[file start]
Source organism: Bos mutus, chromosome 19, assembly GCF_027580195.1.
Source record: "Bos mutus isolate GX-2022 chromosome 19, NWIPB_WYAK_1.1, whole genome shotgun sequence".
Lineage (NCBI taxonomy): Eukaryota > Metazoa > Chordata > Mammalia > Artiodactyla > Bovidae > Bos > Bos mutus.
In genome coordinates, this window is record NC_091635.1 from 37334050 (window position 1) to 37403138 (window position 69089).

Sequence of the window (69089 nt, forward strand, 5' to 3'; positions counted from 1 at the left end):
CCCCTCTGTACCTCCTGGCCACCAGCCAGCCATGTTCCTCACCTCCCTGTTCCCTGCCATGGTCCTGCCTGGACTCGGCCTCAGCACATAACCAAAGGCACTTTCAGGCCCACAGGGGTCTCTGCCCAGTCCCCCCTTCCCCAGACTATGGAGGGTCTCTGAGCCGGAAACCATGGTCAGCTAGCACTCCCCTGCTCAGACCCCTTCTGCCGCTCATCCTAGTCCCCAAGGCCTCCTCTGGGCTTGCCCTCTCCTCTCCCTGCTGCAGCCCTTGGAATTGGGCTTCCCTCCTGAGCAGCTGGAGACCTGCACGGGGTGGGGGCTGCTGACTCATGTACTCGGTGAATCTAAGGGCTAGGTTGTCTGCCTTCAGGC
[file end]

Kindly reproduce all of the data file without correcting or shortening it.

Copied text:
Source organism: Bos mutus, chromosome 19, assembly GCF_027580195.1.
Source record: "Bos mutus isolate GX-2022 chromosome 19, NWIPB_WYAK_1.1, whole genome shotgun sequence".
Lineage (NCBI taxonomy): Eukaryota > Metazoa > Chordata > Mammalia > Artiodactyla > Bovidae > Bos > Bos mutus.
In genome coordinates, this window is record NC_091635.1 from 37334050 (window position 1) to 37403138 (window position 69089).

Sequence of the window (69089 nt, forward strand, 5' to 3'; positions counted from 1 at the left end):
CCCCTCTGTACCTCCTGGCCACCAGCCAGCCATGTTCCTCACCTCCCTGTTCCCTGCCATGGTCCTGCCTGGACTCGGCCTCAGCACATAACCAAAGGCACTTTCAGGCCCACAGGGGTCTCTGCCCAGTCCCCCCTTCCCCAGACTATGGAGGGTCTCTGAGCCGGAAACCATGGTCAGCTAGCACTCCCCTGCTCAGACCCCTTCTGCCGCTCATCCTAGTCCCCAAGGCCTCCTCTGGGCTTGCCCTCTCCTCTCCCTGCTGCAGCCCTTGGAATTGGGCTTCCCTCCTGAGCAGCTGGAGACCTGCACGGGGTGGGGGCTGCTGACTCATGTACTCGGTGAATCTAAGGGCTAGGTTGTCTGCCTTCAGGC